LINCOLN, Neb. (DTN) -- An Iowa farmer is the latest producer to file a class-action lawsuit arguing that Syngenta and Chevron USA failed to notify users of the alleged dangers of using paraquat-based pesticides, including the potential risk of acquiring Parkinson's disease.
The companies face many ongoing legal challenges to the chemical's registration. Syngenta is a major registrant of paraquat herbicides and Chevron has manufactured and sold some paraquat herbicides in the past.
Currently the U.S. Judicial Panel on Multi-District Litigation is considering a motion to move at least 14 similar cases filed in six different federal courts to the U.S. District Court for the Northern District of California, according to court documents.
Paraquat is a Group 22 herbicide sold under brand names like Gramaxone, Firestorm and Parazone, used most commonly on soybeans, cotton, orchards and pasture.
In this most recent class-action lawsuit filed this month in the U.S. District Court for the Southern District of Iowa, Greenfield, Iowa, farmer Doug Holliday is seeking medical monitoring and other relief on behalf of himself and other farmers as a result of repeated exposure to paraquat. Holliday has not been diagnosed with Parkinson's.
"In the 1990s and more recently, Mr. Holliday sprayed paraquat on his ground crops," the lawsuit said.
"Defendants knew that, when used as directed and/or in a reasonably foreseeable manner, consumers (including the plaintiff) would be exposed to paraquat, including through the epithelial tissues, respiratory system, and digestive system, and that this exposure significantly increased the risk that plaintiff and consumers would develop Parkinson's disease.
"Despite this knowledge, defendants did not adequately warn plaintiff or paraquat consumers that their use of and exposure to paraquat significantly increased their risk of developing Parkinson's disease."
In addition, the lawsuit alleges the companies didn't "adequately test" paraquat's potential health effects.
"Instead, defendants sold paraquat with complete disregard and reckless indifference to the safety of plaintiff and members of the nationwide class defined as: 'All persons in the United States who used or were exposed to paraquat and who have not been diagnosed with Parkinson's disease,'" the lawsuit said.
"Because plaintiff and the class members have been exposed to paraquat and are at an increased risk of developing Parkinson's disease, they require diagnostic testing different from that provided in routine medical care to promote early detection and treatment of Parkinson's disease."
Chevron said in a statement to DTN, "Chevron sympathizes with families affected by Parkinson's disease. We do not believe that the former Chevron Chemical Company, which ceased its business over 30 years ago, had any role in causing the plaintiffs' illnesses and we will vigorously defend against the allegations in the lawsuits."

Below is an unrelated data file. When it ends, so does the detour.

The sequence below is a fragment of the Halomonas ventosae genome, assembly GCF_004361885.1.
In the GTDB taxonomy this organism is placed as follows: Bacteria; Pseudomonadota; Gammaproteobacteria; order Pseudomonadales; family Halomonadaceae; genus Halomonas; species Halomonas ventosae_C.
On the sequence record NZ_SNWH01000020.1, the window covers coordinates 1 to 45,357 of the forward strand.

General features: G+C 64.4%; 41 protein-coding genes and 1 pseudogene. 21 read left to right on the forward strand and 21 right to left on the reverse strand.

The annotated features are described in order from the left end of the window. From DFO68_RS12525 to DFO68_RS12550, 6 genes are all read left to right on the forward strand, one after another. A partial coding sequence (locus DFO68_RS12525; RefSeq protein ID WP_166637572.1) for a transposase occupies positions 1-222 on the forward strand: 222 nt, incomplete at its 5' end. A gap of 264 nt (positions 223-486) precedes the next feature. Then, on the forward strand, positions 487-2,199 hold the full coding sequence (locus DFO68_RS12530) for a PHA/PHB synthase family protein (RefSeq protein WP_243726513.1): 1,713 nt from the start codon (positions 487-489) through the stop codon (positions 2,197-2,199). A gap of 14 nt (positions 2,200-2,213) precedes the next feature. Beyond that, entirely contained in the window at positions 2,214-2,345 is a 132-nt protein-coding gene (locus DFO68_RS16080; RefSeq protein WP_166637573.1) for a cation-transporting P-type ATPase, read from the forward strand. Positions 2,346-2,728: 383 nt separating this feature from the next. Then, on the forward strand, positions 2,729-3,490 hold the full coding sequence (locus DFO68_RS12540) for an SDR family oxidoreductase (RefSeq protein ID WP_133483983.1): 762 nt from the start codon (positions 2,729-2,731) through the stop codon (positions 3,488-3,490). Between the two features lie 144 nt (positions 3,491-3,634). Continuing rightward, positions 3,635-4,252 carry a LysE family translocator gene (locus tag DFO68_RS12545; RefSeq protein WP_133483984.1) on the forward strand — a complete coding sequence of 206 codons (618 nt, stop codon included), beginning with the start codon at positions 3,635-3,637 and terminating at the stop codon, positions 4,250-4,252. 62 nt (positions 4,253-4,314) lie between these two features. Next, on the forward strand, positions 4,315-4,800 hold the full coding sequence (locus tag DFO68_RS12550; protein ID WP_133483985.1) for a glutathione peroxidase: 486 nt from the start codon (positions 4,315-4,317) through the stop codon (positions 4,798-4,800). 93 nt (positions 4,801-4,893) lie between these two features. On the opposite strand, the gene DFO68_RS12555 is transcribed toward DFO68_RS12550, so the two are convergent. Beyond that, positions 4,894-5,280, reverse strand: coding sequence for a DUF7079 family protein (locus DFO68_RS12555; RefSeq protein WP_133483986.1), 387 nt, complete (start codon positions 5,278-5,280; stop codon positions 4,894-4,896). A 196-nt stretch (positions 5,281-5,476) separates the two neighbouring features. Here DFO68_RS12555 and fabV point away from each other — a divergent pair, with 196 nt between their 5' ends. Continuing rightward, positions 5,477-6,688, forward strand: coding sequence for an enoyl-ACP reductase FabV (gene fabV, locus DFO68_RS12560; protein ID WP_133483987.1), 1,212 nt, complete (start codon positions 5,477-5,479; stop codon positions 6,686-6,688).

Syngenta did not respond to DTN's request for comment.
ILLINOIS CASE WATCH
While a number of paraquat cases have been filed, future class actions may depend on a case set for oral arguments starting June 1 in St. Claire County, Illinois.
In September 2017, Thomas Hoffmann and his wife Diana Hoffmann filed a lawsuit against Syngenta and Chevron. Thomas Hoffmann is a life-long farmer from Clinton County, Illinois.
In his 268-page lawsuit Hoffmann claimed he was regularly exposed to paraquat for about 30 years while farming. Hoffmann was diagnosed with Parkinson's disease in 1998 and alleges in the lawsuit it was caused by exposure to paraquat. His lawsuit was filed on behalf of himself and seven other farmers and their wives making similar allegations.
"Beginning in the 1970s and continuing through the late 1990s, plaintiff Thomas Hoffmann was repeatedly exposed to paraquat though inhaling, ingesting and absorbing it while it was being mixed or loaded," the Hoffmann lawsuit said, "while it was being or recently had been sprayed, while tanks and equipment used to spray it were being maintained, and while he was in fields where it had been sprayed."
In Syngenta's 2018 financial statement, https://www.syngenta.com/…, the company said: "Syngenta strongly believes that these complaints are without merit and will vigorously defend the lawsuits."
Paraquat's use has increased steadily in the United States since 2013, with the growth of herbicide resistance in weed populations. Applications rose from less than 5 million pounds a year to as high as 12 million pounds per year in 2017, with most growth concentrated in soybeans, cotton, orchards and pasture.
Paraquat has been the target of lawsuits and controversy in the past, given its high toxicity, its role in poisoning accidents and research suggesting it might be linked to Parkinson's disease.
The herbicide is undergoing EPA's routine 15-year re-registration review and the agency released its draft of human health and ecological risk assessments of paraquat in October 2019.
In October 2020 the EPA released an interim decision on paraquat, "Based on this review, EPA concluded that there is insufficient evidence to link registered paraquat products to any of the health outcomes investigated, including Parkinson's disease, when used according to the label." The agency, however, proposed a number of changes to paraquat use to protect applicators and the environment.
Read more about paraquat here:
Todd Neeley can be reached at email@example.com
Follow him on Twitter @DTNeeley
(c) Copyright 2021 DTN, LLC. All rights reserved.